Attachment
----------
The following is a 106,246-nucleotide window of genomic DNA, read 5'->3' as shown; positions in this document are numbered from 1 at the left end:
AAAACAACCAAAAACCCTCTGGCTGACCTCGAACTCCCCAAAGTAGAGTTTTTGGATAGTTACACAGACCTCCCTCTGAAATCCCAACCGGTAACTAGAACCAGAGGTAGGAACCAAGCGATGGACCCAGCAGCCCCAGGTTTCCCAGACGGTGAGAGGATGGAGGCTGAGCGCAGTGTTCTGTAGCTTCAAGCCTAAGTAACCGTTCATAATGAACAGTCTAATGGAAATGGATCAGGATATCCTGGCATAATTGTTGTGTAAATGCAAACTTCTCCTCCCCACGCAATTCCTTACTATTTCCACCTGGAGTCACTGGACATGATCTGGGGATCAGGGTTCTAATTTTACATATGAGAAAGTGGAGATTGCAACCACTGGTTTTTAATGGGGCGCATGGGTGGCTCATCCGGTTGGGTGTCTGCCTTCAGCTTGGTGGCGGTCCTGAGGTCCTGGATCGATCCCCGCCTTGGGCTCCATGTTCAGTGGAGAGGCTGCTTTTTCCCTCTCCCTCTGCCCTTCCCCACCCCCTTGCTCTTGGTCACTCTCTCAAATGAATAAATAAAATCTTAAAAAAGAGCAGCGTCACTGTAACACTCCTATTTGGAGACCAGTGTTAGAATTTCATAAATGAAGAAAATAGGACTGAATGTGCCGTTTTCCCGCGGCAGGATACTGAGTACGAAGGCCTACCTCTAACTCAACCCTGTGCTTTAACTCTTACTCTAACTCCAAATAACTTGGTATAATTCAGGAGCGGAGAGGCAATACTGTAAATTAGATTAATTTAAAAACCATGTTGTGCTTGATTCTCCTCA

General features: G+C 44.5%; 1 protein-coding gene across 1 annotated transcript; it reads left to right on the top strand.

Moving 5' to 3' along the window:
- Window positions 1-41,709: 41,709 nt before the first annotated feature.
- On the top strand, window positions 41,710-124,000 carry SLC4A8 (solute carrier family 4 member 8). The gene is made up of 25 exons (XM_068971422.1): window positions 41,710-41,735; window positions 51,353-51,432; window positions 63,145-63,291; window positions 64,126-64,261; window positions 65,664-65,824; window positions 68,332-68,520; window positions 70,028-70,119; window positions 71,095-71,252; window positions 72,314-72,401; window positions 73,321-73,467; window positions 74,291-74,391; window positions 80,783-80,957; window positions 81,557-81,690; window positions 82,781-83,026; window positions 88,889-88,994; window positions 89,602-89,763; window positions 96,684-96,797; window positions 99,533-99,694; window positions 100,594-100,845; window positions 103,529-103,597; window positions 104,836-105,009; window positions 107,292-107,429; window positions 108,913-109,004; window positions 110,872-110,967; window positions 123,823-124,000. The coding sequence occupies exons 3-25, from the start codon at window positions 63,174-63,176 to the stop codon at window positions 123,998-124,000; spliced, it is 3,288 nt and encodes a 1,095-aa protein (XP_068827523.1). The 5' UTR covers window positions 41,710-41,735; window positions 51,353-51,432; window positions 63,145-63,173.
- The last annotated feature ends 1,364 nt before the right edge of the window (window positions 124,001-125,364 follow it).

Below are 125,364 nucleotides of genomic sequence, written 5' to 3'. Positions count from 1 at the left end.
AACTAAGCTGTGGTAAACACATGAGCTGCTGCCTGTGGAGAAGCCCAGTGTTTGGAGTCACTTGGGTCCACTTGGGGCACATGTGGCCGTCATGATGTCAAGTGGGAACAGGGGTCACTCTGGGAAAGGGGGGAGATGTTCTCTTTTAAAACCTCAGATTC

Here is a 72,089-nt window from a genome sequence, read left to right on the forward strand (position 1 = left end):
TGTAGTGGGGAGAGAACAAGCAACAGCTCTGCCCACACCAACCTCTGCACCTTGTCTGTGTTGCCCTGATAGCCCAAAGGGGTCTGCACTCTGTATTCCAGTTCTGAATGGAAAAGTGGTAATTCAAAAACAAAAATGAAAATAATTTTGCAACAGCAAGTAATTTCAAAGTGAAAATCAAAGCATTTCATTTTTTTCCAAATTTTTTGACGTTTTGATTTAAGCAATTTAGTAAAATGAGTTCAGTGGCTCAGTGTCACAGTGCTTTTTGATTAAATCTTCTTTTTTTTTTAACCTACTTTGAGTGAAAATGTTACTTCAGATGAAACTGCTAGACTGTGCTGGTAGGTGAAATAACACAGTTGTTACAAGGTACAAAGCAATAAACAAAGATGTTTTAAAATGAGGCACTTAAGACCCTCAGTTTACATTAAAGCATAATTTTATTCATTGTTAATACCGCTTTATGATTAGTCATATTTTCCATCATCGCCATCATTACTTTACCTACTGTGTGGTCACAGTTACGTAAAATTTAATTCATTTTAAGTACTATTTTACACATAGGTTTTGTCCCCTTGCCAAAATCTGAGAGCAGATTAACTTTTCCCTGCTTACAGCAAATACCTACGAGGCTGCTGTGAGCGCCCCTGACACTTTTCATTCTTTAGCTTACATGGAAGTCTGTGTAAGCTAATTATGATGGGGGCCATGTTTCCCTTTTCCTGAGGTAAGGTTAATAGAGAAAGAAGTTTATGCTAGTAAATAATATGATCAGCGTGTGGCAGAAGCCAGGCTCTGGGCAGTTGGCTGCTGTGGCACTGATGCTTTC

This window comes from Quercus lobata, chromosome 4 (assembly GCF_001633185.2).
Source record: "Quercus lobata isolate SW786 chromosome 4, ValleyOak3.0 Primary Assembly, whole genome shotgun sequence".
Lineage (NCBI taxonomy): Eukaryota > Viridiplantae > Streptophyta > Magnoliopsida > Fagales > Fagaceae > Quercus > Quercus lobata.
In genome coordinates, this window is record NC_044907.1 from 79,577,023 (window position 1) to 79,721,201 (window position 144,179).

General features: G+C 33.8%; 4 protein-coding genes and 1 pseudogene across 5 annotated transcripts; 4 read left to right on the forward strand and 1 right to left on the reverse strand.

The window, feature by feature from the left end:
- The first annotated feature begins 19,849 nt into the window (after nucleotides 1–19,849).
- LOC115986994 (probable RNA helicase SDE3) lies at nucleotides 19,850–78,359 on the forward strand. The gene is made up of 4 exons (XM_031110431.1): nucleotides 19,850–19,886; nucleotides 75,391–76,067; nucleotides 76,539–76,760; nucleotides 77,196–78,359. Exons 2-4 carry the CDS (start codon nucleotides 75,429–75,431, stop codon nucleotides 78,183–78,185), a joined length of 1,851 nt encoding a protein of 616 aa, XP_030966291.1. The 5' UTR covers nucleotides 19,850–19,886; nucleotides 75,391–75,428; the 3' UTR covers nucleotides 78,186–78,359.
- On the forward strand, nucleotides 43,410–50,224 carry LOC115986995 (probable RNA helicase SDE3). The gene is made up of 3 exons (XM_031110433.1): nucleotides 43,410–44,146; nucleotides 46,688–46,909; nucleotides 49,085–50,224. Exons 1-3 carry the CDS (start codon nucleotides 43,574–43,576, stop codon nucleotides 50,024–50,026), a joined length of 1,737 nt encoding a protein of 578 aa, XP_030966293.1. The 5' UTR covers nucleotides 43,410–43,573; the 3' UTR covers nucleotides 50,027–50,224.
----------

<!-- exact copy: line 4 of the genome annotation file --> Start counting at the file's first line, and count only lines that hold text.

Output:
Moving 5' to 3' along the window: